|Title||Open government data for regulation of energy resources in India|
|Year of Publication||2014|
|Authors||Srivastava, Nidhi, Agarwal Veena, Bhattacharjya Souvik, Gopalakrishnan Tarun, Meenawat Harsha, Nayak Bibhu Prasad, and Soni Anmol|
|Institution||The Energy and Resources Institute|
The last decade in India has been the most important and eventful decade for access to information in India. Right to Information (RTI) Act in 2005 can be seen as a landmark in the history of access to information in India. The last few years also witnessed the emergence of the National Data Sharing and Accessibility Policy (NDSAP) and an Open Government Data (OGD) portal in India. This study, undertaken by the Energy and Resources Institute (TERI) examines how better availability and access to data can help in governance of resource development, especially energy resources.
India is a resource-rich economy, with strong involvement of the public sector in energy industries. In 2009-10, the public sector accounted for 91% of total coal production, 86 % of crude petroleum and 77% of utilized natural gas. History shows that resource rich states are particularly susceptible to governance failures. While companies and governments benefit, the poor are left worse off despite the resources. As a result, OGD is particularly relevant for the energy industry in India, with the potential for data to be used in addressing a wide range of issues, from resource allocation, funding flows and corruption, through to environmental issues, health and safety, and the more effective and efficient use of natural resources in the country.
Effective natural resource governance also becomes crucial as the country looks towards more private sector and foreign investments. For instance, if natural resources are being allotted through a bidding process, the criteria of selection, information on bidders who submitted bid and who was finally selected should be put out for public scrutiny. In India, concerns have been raised regarding insufficient information on winning bids and final contracts for bid contracts (Sreenivas & Sant, 2009) under the New Exploration and Licensing Policy (NELP). Similarly in the coal sector in India, major concerns have been raised on irregularities in coal block allocations. A CAG report of 2012 confirmed that very little progress has been made in production from the coal blocks awarded and this has resulted in a loss to the public exchequer. Questions have been raised over lack of transparency in the process of allocation of coal blocks.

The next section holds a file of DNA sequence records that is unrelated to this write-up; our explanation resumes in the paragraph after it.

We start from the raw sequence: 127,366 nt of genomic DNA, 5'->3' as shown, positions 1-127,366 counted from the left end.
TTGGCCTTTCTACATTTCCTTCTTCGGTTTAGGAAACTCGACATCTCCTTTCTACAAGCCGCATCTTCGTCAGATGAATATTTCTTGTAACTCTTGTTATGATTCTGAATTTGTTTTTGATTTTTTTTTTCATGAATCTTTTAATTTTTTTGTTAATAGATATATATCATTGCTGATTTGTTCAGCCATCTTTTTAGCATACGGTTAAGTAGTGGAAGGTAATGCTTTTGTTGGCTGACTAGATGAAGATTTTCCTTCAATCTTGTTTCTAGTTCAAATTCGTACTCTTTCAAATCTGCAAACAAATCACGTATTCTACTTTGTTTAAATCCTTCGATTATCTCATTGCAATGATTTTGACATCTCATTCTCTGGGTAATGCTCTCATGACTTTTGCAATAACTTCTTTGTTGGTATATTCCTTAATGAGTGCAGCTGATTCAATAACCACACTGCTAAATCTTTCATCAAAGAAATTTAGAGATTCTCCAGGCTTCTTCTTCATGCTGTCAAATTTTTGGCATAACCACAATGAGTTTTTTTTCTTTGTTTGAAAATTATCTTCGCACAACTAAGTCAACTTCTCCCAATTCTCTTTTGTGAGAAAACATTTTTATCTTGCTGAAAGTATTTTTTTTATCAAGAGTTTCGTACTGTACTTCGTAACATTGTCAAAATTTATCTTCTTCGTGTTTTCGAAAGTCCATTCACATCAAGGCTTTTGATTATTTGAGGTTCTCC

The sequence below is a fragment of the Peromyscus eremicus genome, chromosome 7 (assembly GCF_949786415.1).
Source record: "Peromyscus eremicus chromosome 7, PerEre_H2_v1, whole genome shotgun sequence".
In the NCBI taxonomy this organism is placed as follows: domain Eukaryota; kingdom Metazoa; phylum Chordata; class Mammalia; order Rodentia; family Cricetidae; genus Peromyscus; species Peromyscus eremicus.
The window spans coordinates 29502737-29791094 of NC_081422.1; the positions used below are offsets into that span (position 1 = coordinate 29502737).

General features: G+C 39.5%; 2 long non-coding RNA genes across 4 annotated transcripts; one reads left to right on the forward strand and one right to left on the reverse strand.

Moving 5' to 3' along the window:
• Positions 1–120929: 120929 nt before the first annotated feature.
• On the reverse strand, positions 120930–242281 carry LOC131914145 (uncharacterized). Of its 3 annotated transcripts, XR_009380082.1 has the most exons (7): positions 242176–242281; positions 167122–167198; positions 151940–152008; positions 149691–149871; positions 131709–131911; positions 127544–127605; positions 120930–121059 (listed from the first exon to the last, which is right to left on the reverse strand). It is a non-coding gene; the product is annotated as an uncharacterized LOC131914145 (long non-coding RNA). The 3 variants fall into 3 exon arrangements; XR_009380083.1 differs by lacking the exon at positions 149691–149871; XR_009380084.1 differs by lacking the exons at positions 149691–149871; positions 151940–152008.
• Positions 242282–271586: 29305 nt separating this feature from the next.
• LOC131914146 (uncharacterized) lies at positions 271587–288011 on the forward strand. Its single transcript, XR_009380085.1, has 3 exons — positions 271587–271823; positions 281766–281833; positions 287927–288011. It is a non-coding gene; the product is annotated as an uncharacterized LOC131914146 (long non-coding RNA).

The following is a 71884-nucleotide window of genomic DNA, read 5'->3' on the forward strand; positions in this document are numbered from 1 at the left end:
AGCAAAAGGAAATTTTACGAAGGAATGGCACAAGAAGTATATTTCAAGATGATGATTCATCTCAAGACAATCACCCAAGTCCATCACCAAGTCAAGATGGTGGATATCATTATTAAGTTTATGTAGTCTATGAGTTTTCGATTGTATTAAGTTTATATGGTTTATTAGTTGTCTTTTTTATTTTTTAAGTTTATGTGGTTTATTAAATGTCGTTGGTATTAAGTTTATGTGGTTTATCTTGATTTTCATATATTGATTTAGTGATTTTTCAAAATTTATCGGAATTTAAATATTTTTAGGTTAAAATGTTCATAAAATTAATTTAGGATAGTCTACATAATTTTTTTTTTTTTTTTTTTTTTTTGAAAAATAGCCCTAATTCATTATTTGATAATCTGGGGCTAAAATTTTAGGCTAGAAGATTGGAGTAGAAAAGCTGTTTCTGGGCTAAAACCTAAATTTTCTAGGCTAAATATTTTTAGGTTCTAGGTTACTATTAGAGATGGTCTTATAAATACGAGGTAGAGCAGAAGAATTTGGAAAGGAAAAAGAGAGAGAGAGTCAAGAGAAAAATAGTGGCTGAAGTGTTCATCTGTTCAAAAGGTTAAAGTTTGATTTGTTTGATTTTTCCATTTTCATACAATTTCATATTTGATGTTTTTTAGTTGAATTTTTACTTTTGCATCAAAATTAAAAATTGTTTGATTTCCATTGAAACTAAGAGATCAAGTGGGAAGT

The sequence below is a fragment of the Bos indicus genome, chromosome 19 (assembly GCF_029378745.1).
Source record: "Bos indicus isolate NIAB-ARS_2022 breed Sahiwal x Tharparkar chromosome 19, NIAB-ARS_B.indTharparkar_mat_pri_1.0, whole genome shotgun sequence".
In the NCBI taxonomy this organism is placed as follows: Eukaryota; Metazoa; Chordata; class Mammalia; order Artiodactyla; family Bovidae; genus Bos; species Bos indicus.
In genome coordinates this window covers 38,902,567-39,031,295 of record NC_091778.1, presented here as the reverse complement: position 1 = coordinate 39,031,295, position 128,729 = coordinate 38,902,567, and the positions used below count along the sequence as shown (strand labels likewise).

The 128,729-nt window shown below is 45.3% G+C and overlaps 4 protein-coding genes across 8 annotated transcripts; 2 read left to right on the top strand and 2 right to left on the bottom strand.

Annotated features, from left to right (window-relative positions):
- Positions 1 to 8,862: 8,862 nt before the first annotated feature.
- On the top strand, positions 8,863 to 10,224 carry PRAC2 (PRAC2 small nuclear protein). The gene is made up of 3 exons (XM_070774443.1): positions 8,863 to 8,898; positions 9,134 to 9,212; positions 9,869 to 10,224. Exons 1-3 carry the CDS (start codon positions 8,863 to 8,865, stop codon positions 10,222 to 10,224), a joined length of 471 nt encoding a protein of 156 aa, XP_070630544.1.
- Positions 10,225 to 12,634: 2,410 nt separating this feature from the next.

Although some energy industry datasets have been made available on India’s OGD portal, there is a much wider, and complex, landscape of relevant data. Many different agencies are involved in collecting and collating data, with and without statutory basis, and often drawing on data requested from private firms. Whilst many sector specific legal requirements for data collection exist these laws are mostly silent on the dissemination of that data. Agencies often lack technical capacity to manage data effectively, and data is often neither timely, comprehensive nor sufficiently disaggregated. Similar datasets may exist from different agencies, with differences in method or accuracy leading to inconsistencies: making it hard for analyses to work out which data to trust. Users often turn to private sector data sources (from intermediaries who gather and clean government and non-government data), and data from international agencies. The growing usage of private supplier’s data and international agencies is a result of users’ dissatisfaction with the way data is organized and provided by government agencies.
Whilst the RTI Act in India has led to a considerable number of requests for data from energy-related government agencies, replies are generally not available as data in the public domain - being sent only to the requester. Ad-hoc data may also become available through annual reports from government departments, reports of committees and parliamentary Q&As, leading to a scattered data environment. A cultural of secrecy in the working of the government from the pre-independence days also persists, and in the energy industries particular challenges of data-sharing arise due to concerns about commercial confidentiality of data gathered from the private sector. Data is often only provided in PDF, rather then in ‘machine-readable’ formats, and data can be expressed in ways that make it difficult to understand.
In order to address the challenges of making open data available to support governance in energy industries in India this study recommends:
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